But, according to Mark Thiele, executive VP of data center tech at Switch (which, should be noted, is located in disaster-light Las Vegas), most other data centers could stand to be much greater distances from their source than those that serve Wall Street. “For primary apps that don’t require such low latency, the vast majority can be 50 or 60 milliseconds away from the customer without them noticing,” he says. That means data centers nearly on the other side of the country could transmit data without a noticeable delay. Additionally, he estimates that fewer than 5 percent of IT organizations have a critical need for speeds like those at the Stock Exchange.

Indeed, companies like Google(s goog), Yahoo(s yhoo) and Facebook(s fb), which run a single application across a number of data centers, have been able to cut costs and avoid outages all without a noticeable lag. To serve up 1 trillion monthly pageviews, Facebook fields data centers in less populous, cheaper and safer locations like North Carolina, Oregon and Sweden, as well as leased spaces in data centers around the country.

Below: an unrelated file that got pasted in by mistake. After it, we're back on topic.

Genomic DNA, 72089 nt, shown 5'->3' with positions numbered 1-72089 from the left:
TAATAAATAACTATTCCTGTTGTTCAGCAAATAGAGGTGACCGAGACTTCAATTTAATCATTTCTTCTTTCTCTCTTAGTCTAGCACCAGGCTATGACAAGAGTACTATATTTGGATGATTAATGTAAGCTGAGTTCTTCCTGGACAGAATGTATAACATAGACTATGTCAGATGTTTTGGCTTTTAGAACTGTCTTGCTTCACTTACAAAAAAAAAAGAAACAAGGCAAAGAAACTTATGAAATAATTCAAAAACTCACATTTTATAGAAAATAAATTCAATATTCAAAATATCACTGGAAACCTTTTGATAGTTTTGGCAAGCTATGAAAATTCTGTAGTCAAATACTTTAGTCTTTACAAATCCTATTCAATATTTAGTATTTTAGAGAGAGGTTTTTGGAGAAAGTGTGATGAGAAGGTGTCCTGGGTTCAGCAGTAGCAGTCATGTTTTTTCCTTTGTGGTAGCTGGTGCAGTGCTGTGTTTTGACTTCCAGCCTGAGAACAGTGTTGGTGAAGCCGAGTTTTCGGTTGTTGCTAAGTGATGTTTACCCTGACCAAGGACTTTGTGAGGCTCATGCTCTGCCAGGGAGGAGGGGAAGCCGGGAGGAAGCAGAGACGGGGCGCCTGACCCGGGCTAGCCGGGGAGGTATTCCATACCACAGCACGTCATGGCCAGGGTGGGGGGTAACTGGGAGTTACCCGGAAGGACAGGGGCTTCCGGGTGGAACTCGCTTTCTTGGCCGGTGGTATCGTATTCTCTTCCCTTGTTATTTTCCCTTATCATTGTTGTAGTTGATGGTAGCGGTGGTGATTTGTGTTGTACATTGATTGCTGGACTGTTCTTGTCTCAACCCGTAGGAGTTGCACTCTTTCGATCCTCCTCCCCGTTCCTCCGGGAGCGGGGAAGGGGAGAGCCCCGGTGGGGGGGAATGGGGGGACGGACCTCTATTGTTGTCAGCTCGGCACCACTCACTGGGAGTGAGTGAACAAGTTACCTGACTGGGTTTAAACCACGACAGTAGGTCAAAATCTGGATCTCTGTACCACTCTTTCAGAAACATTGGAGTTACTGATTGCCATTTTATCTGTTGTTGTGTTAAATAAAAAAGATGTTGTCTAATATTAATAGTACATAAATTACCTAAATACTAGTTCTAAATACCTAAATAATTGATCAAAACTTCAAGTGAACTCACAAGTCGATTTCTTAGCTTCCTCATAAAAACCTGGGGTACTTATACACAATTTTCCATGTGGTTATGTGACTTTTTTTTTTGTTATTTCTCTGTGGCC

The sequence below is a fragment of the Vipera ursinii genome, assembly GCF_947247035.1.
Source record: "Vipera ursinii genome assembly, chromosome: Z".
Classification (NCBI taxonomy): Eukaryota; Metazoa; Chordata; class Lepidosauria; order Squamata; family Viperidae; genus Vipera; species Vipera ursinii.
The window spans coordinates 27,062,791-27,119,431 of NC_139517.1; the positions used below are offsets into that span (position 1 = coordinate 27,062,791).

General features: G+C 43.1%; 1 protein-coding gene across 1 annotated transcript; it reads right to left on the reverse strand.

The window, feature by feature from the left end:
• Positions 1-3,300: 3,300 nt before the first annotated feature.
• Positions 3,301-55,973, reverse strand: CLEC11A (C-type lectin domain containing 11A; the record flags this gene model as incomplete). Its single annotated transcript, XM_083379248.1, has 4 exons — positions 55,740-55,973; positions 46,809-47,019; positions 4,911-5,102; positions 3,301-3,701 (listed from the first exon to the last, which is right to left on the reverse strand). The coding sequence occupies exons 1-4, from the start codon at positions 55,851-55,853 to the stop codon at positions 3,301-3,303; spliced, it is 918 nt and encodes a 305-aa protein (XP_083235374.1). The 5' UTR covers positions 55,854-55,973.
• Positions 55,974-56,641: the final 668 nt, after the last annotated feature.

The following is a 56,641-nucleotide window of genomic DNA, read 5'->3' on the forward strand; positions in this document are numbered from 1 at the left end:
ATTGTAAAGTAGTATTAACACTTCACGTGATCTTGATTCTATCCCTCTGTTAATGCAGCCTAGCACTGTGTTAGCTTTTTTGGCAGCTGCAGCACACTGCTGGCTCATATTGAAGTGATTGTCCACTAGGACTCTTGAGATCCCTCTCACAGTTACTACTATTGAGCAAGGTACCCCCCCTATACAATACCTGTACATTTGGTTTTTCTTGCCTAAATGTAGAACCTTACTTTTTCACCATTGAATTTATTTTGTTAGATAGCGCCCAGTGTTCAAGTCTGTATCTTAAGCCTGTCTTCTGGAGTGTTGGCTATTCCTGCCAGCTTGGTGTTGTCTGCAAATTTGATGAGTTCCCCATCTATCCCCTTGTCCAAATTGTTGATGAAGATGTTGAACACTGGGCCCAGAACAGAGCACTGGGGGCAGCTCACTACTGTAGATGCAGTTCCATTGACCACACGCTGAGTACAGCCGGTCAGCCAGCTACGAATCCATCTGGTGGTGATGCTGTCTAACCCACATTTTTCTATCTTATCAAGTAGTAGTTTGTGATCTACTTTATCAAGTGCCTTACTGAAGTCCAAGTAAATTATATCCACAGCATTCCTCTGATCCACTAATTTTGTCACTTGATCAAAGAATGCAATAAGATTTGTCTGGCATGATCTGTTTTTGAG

As GigaOM noted in its year-end cloud coverage, the solution to balancing cost and latency issues could come from prioritizing parts of the data load. Important data loads would direct to nearby centers, while less important data would go to cheaper—and/or safer—data centers far off. In the case of Sandy, with its 1,100-mile diameter, data centers in the middle of the country could keep companies online, even if their headquarters aren’t.

9 Responses to “The states with the most data centers are also the most disaster-prone [maps]”

  1. Hi Rani,
    Thank you for your article. Unfortunately, the statistics provided assume there is the same threat across the entire state–which is not the case. For instance, here in Orlando we have far fewer risks than our costal neighbors.

    Also, it is important to acknowledge that in all of these FEMA highlighted states there are well constructed data centers which are engineered and operated in accordance to the potential threats of the geography.